Smoke Alarms – Are they all the same?
Hard-wired smoke alarms (installed by a licensed electrical contractor to mains power) are compulsory in all new homes and new leases for rental properties since October 2009. They are required to be installed on the sale of an existing home if not already provided. They are a valuable life-safety item in your home.
Like all electrical items, smoke alarms have a limited lifespan – up to 10 years. Alarms need to be checked regularly to ensure they haven’t stopped working. Since mandatory installation in all new homes began back in 1997, many of the first installations are well overdue for replacement.
Why are alarms so important?
Alarms are necessary to alert building occupants of a fire so they may investigate or evacute the building. It is particularly important when the occupants of the home are asleep. Although we are aware of smoke or fire when we are awake, our sense of smell shuts down when we sleep so we are not woken by the smell of smoke, hence the number of fatalities in house fires, and the frustration of fire and emergency services of how simply loss of life could be prevented with the installation of smoke alarms.
What types of hard-wired smoke alarms are available?
Smoke alarms may be photoelectric and ionisation. Ionisation alarms work best with flaming fires however, have higher incidences of false alarms.
Photoelectic smoke alarms contain a light chamber to detect large quantities of small particles i.e smoke. They are very quick to detect smoldering fires which are generally the types of fires that start during the night when occupants are asleep and need to be alerted as early as possible of a fire. This is the preferred type for residential installations.
How many do I need?
The Building Code of Australia requires smoke alarms to be installed on every level of a home and between living and sleeping areas. So depending on the design of your home you may require two or more alarms. You may also choose to install alarms in each bedroom, and have them interconnected, so that if one alarm is triggered, all the alarms sound – great for large homes, or for homes with separate sleeping areas for adults and children.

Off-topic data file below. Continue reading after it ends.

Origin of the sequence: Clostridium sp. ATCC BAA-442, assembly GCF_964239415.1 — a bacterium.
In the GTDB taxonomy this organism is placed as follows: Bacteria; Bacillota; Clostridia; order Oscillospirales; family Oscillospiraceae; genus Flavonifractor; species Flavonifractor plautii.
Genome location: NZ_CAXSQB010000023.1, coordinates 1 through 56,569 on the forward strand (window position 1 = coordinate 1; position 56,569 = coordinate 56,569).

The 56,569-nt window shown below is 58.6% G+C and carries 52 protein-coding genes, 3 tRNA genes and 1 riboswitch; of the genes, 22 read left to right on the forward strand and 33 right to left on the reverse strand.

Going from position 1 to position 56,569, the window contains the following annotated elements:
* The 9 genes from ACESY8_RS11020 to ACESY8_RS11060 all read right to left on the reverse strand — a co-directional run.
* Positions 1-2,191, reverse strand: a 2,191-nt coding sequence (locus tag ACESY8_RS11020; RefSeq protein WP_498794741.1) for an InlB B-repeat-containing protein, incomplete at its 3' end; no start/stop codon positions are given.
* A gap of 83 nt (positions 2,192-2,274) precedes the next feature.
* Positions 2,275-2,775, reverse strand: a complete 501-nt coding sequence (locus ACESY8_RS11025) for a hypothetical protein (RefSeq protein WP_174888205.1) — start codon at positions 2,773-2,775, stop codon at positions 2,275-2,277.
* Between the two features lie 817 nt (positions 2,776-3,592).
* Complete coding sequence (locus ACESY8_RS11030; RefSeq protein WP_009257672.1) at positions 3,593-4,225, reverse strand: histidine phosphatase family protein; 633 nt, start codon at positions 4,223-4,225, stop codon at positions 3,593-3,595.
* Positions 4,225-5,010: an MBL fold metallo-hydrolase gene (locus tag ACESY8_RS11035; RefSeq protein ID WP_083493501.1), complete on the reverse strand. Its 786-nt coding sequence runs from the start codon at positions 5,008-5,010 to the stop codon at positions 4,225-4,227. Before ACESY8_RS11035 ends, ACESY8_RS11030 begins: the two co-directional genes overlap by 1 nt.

Am I ready for an emergency at home?
If you were to have an emergency or fire in your home, would all family members know what to do? Think about various evacuation strategies for a number of emergency or fire scenarios i.e fire in the kitchen or laundry, or in a bedroom and how you might need to behave differently. If you have a window and door secruity, what escape options do you have? Think of worst-case and how you would get out quickly.
Teach children about staying low, closing doors behind them as they go to keep the fire and smoke from spreading more quickly, and how to test closed doors for fire by using the back of your hand before opening.
Maintaining your smoke alarms.
This is relatively simple.
- Test them regularly (monthly)
- Replace batteries (where required) annually.
- Clean with a vacuum cleaner to remove dust (at least annually).
Note: From 1 October 2011 all rental properties, holiday homes, bed and breakfast accommodation and similar short stay accomodation must have compliant smoke alarms installed. This is the responsibility of the building owner.
Visit www.buildingcommission.wa.gov.au for more information.
Acknowledgement: Building Commission